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INPUT:
EK 0 0 0 0 .0000E+00 .0000 .0000 .0000 .0000 .0000
Use the extended thin wire model of NEC2 (always do so!!)
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INPUT:
LD 5 1 0 0 .2701E+08 .0000 .0000 .0000 .0000 .0000
LD 5 2 0 0 .2701E+08 .0000 .0000 .0000 .0000 .0000
LD 5 3 0 0 .2701E+08 .0000 .0000 .0000 .0000 .0000
LD 5 4 0 0 .2701E+08 .0000 .0000 .0000 .0000 .0000
LD 5 5 0 0 .2701E+08 .0000 .0000 .0000 .0000 .0000
LD 5 6 0 0 .2701E+08 .0000 .0000 .0000 .0000 .0000
LD 5 101 0 0 .2701E+08 .0000 .0000 .0000 .0000 .0000
LD 5 102 0 0 .2701E+08 .0000 .0000 .0000 .0000 .0000
LD 5 103 0 0 .2701E+08 .0000 .0000 .0000 .0000 .0000
LD 5 104 0 0 .2701E+08 .0000 .0000 .0000 .0000 .0000
LD 5 105 0 0 .2701E+08 .0000 .0000 .0000 .0000 .0000
LD 5 106 0 0 .2701E+08 .0000 .0000 .0000 .0000 .0000
LD 5 201 0 0 .2701E+08 .0000 .0000 .0000 .0000 .0000
LD 5 202 0 0 .2701E+08 .0000 .0000 .0000 .0000 .0000
LD 5 203 0 0 .2701E+08 .0000 .0000 .0000 .0000 .0000
LD 5 204 0 0 .2701E+08 .0000 .0000 .0000 .0000 .0000
LD 5 205 0 0 .2701E+08 .0000 .0000 .0000 .0000 .0000
LD 5 206 0 0 .2701E+08 .0000 .0000 .0000 .0000 .0000
LD 5 301 0 0 .2701E+08 .0000 .0000 .0000 .0000 .0000
LD 5 302 0 0 .2701E+08 .0000 .0000 .0000 .0000 .0000
LD 5 303 0 0 .2701E+08 .0000 .0000 .0000 .0000 .0000
LD 5 304 0 0 .2701E+08 .0000 .0000 .0000 .0000 .0000
LD 5 305 0 0 .2701E+08 .0000 .0000 .0000 .0000 .0000
LD 5 306 0 0 .2701E+08 .0000 .0000 .0000 .0000 .0000
To account for ohmic losses, which is essential in optimising yagis, all
elements have to be loaded. The LD lines above specify aluminium as the
element material. There are more options for LD - refer to the NEC2 manual.
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INPUT:
KH 0 0 0 0 .1500E+01 .0000 .0000 .0000 .0000 .0000
Use a simplified field approximation at segment separations
above 1.5 wavelengths.
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INPUT:
EX 0 2 3 0 .1000E+01 .0000 .0000 .0000 .0000 .0000
PARNR:
EX 0 2 5 00 50 0 0.05
Specify feed point.
cols 3-5 Type of excitation 0=Voltage source (applied-E-field source)
5=Voltage source (current-slope-discontinuity)
The other modes available in NEC2 are illegal in OMNEC
cols 6-10 Number of wire to feed. The number has to be the same in both
inputs and here 2 specifies the wire with ITAG=2 to be a radiator.
cols 11-15 Segment number for segment to feed. The number is taken from
INPUT.NEC while the number in PARNR.NEC is ignored. If this
number = (NS+1)/2 the element is fed at its centre. Here with
NS=5 (see above, GW 2 ...) the centre point is on segment 3.
cols 21-30 INPUT: Real part of applied feed voltage.
PARNR: Desired value for real part of feed impedance
cols 31-40 Imaginary part of feed voltage.
PARNR: Desired value for imaginary part of feed impedance
cols 41-50 ZWEI, a weight factor giving the weight for the impedance error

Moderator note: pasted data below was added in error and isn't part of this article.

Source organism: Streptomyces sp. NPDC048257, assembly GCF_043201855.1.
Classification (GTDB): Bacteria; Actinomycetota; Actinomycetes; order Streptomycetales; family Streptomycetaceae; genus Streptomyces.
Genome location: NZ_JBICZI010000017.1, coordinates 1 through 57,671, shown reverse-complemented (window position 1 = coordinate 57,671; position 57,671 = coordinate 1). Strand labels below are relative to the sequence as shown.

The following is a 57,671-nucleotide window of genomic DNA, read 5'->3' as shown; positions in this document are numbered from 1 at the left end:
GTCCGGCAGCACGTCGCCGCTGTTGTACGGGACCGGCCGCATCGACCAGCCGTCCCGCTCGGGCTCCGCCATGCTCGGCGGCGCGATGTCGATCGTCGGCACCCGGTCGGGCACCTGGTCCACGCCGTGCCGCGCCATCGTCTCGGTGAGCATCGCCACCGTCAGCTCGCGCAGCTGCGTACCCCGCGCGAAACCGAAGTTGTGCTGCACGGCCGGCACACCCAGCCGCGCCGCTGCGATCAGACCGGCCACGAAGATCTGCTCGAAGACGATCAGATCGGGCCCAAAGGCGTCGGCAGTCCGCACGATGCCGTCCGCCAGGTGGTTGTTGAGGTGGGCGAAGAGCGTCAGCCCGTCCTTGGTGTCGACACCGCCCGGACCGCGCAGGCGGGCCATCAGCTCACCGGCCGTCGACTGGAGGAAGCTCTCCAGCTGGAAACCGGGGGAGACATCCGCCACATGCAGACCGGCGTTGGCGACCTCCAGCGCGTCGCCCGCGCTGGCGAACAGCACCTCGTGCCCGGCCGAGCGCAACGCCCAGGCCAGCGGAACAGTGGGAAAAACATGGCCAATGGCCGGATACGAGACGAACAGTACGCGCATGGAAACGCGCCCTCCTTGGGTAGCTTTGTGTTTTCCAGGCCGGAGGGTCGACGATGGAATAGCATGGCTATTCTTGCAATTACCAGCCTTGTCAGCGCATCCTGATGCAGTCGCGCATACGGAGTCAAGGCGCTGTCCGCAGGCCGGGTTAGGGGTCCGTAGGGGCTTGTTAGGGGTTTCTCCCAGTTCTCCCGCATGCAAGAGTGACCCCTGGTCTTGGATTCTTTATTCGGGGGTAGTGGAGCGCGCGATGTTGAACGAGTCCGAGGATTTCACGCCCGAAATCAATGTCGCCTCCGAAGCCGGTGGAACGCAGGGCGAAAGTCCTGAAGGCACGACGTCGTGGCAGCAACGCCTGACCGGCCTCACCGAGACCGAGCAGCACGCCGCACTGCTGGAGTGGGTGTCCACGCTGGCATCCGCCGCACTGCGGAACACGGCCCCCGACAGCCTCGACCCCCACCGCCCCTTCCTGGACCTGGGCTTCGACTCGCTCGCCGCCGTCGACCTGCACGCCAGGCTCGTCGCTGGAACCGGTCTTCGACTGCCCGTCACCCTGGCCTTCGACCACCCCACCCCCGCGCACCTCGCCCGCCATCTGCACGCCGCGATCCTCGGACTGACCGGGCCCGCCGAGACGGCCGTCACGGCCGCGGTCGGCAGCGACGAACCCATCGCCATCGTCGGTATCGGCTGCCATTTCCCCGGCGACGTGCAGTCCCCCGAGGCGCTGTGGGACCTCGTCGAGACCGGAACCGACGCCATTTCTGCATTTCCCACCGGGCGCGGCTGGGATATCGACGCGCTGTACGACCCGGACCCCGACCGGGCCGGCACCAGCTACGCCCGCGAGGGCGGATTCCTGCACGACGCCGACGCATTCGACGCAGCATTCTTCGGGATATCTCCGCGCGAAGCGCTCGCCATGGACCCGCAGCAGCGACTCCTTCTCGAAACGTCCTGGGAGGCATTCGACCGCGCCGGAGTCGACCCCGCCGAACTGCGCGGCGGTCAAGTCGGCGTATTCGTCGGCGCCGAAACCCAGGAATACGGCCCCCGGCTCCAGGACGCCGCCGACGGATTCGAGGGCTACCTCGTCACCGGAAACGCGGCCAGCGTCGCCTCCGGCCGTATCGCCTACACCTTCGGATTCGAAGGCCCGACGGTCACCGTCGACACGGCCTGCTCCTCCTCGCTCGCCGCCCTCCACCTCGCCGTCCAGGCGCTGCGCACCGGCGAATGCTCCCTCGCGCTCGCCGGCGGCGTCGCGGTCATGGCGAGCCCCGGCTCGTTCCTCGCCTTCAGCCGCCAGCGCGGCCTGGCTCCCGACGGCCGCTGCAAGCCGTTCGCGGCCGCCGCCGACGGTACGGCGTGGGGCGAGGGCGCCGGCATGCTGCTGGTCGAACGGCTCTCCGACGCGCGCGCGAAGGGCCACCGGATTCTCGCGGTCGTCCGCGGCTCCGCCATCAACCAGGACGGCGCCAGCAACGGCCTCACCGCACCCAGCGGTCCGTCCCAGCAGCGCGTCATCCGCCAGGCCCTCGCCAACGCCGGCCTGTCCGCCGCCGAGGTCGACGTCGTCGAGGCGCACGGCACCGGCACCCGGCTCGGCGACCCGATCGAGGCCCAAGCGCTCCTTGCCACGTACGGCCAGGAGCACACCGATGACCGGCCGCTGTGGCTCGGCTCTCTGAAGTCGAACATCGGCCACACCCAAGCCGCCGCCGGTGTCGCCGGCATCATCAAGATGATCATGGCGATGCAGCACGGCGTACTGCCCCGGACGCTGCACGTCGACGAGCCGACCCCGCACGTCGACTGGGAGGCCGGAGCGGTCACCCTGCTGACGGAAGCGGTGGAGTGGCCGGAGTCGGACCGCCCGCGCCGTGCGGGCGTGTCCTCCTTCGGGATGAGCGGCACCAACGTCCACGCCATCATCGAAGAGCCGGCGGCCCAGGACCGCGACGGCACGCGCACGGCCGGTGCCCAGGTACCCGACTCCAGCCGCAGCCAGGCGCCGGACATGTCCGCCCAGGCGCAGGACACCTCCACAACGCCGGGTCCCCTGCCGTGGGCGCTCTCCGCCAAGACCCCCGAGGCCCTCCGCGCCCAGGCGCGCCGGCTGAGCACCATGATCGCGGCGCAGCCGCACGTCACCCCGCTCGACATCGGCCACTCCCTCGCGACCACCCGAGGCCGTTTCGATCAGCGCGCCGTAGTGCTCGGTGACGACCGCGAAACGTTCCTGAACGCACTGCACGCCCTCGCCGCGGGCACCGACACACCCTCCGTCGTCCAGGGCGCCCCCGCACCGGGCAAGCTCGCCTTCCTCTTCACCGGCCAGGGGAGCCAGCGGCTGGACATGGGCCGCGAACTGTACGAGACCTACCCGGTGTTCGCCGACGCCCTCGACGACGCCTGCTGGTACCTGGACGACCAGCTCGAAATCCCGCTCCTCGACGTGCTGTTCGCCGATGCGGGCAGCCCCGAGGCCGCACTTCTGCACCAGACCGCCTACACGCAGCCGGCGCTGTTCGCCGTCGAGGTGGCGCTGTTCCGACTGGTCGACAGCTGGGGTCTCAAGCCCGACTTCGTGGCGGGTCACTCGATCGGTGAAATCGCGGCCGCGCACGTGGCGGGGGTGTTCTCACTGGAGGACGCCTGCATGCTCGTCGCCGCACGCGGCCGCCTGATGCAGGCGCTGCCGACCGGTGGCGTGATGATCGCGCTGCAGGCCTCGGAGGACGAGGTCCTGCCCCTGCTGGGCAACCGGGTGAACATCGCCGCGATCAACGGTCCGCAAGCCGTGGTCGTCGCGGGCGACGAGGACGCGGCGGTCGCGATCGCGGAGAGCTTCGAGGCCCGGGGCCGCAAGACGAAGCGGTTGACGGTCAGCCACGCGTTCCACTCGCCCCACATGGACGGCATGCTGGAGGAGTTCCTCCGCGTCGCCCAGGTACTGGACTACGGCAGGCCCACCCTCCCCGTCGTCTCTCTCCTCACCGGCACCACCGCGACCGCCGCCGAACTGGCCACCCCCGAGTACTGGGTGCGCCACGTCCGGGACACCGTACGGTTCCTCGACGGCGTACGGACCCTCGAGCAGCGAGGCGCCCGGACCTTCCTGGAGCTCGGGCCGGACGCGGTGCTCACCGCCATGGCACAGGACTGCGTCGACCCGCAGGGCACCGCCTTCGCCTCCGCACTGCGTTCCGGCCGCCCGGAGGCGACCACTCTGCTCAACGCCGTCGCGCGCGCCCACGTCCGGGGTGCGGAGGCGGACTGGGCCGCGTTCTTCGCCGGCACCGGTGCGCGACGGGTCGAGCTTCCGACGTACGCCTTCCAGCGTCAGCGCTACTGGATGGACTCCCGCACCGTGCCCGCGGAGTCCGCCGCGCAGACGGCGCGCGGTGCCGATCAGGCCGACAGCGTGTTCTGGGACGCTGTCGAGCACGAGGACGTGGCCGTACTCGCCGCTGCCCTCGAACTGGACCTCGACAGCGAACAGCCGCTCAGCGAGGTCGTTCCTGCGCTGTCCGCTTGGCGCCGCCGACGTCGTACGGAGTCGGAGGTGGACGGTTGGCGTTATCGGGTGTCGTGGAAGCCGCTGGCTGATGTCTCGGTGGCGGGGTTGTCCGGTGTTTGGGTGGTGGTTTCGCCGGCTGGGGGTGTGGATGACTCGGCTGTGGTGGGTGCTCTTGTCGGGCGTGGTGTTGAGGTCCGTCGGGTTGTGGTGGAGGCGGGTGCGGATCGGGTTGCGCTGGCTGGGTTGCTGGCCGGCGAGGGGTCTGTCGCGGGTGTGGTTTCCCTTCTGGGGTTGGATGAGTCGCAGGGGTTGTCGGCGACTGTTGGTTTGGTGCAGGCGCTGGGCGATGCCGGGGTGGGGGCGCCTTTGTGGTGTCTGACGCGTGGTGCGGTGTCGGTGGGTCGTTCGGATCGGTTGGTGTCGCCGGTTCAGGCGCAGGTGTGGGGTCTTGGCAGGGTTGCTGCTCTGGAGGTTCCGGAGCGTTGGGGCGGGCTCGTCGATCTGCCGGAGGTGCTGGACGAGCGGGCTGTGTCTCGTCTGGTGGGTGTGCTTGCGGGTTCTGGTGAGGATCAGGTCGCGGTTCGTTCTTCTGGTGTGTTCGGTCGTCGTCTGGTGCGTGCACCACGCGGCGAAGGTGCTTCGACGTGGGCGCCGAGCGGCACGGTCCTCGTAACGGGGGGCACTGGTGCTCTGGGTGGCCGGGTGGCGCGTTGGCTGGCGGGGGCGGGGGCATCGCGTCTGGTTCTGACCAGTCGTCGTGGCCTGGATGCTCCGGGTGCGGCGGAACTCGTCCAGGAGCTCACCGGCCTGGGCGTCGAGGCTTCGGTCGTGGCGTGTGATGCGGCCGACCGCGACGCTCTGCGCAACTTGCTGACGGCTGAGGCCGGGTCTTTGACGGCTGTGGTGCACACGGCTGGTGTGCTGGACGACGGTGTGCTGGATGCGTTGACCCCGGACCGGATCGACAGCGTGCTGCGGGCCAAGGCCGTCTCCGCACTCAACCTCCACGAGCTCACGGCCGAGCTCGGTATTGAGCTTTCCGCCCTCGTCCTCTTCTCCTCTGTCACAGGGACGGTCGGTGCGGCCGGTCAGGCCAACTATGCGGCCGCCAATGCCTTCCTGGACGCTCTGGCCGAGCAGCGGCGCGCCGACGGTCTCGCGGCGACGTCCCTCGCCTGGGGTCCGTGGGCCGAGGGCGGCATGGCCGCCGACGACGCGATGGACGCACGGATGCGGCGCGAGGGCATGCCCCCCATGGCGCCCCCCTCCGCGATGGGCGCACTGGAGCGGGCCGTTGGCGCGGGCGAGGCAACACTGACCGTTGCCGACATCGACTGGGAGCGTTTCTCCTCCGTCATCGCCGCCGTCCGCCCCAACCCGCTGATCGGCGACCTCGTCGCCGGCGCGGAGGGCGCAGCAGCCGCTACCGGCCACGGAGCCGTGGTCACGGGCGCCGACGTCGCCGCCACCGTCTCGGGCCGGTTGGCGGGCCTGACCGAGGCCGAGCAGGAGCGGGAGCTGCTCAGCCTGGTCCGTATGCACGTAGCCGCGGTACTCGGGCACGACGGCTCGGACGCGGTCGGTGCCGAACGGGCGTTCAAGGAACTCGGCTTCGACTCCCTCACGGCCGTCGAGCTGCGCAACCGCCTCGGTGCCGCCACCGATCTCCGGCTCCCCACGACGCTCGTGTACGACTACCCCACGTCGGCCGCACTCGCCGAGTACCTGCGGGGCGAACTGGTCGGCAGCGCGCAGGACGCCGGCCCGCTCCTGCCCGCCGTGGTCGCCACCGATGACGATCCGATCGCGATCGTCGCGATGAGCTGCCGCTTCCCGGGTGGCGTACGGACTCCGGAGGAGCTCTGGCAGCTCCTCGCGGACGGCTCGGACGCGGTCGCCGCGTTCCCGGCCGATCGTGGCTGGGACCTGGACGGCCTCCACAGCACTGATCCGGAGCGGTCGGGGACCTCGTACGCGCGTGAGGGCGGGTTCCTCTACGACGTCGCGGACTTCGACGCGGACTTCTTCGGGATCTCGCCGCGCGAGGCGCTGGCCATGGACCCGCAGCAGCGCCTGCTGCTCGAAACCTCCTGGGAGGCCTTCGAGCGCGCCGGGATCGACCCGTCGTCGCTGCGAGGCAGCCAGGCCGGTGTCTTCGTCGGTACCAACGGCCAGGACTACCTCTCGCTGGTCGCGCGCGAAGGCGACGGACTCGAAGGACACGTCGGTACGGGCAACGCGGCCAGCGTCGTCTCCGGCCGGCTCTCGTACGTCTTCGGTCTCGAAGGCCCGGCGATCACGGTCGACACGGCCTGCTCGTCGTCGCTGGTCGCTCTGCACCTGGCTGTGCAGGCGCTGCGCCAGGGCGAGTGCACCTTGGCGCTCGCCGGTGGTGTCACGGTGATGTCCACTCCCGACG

equation in the total least squares problem. Large values
give impedances close to the desired value even if the cost is
high in gain, while small values will give the desired impedance
only if it can be obtained at a marginal loss of gain.
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INPUT:
EX 0 102 3 0 -.1000E+01 .0000 .0000 .0000 .0000 .0000
EX 0 202 3 0 .1000E+01 .0000 .0000 .0000 .0000 .0000
EX 0 302 3 0 -.1000E+01 .0000 .0000 .0000 .0000 .0000
PARNR:
EX 0 102 0 00 50 0 0
EX 0 202 0 00 50 0 0
EX 0 302 0 00 50 0 0
Note that all image antennas have to be properly fed. When an antenna is
reflected along the Y axis, the direction of the elements change sign so
in order to be properly phased, these antennas have to be fed with
a 180 degrees phase shift.
Since the feed impedance is identical for identical antennas, there is
no reason to include more equations doing the same thing. Therefore
cols 41-50 is 0.
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INPUT:
RP 0 12 60 0 .9000E+02 .0000 .0004 .0003 .0000 .0000
Calculate radiation pattern. This line allows a compromise between computing
speed and accuracy. The optimisation is done by a simultaneous minimisation
of the power radiated in all directions except forward. The directions for
which the field is calculated are controlled by the stepping parameters of
this line.
cols 3-5 NPPRT, a parameter to control radiation pattern listed in
output file PATTERN.NEC.
NPPRT=0 No radiation pattern in output.
NPPRT=1 Pattern with theta=0, phi is stepped.
NPPRT=2 Complete pattern, phi and thete stepped.
NPPRT=3 Integrated pattern: Power radiated from 0 to
phi (integrated over theta) as a function of phi.
cols 6-10 NTH is the number of values of theta. Theta is a rotation
around the Z-axis, and for a single yagi very few points are
needed. For a stacking configuration like in this example, more
points are needed.
cols 11-15 NPH is the number of values for phi, the angle to the forward
direction. phi=0 means forward and phi=180 degrees is backwards.
cols 21-30 Largest value for theta. For a symmetric antenna there is no
need to turn more than 90 degrees on theta. Continuing up to
360 degrees will just repeat the lobe pattern which does not
help the optimisation. In this example the radiation pattern is
calculated in 12 directions. The step size is 90/12=7.5 degrees
and the radiated power is calculated with theta=3.75, 11.25,
18.75,.....,86.25
cols 31-40 Start value for phi. If this value is not 0, the summation
excludes points near the forward direction, and the gain as
calculated by integration becomes incorrect. The optimisation
results in a broader main lobe and better suppression of the
lobes above the start value. Do not use large numbers here.
Try points on the main lobe of the initial structure.
cols 41-50 GOVERT, a parameter putting more weight on the least squares
equations above 30 degrees in phi. Large values should improve
lobe suppression above 30 degrees at the expense of gain. By
variation of this parameter it should be possible to find optimum
G/T (?).
cols 51-60 EFFWEI, a weight factor on an equation in the least squares fit
for ohmic losses. With this parameter lower losses are obtained
at the expense of gain. Lower losses means less current so this
parameter tends to reduce Q and thereby it improves bandwidth.
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INPUT:
EN
The last line - an end mark.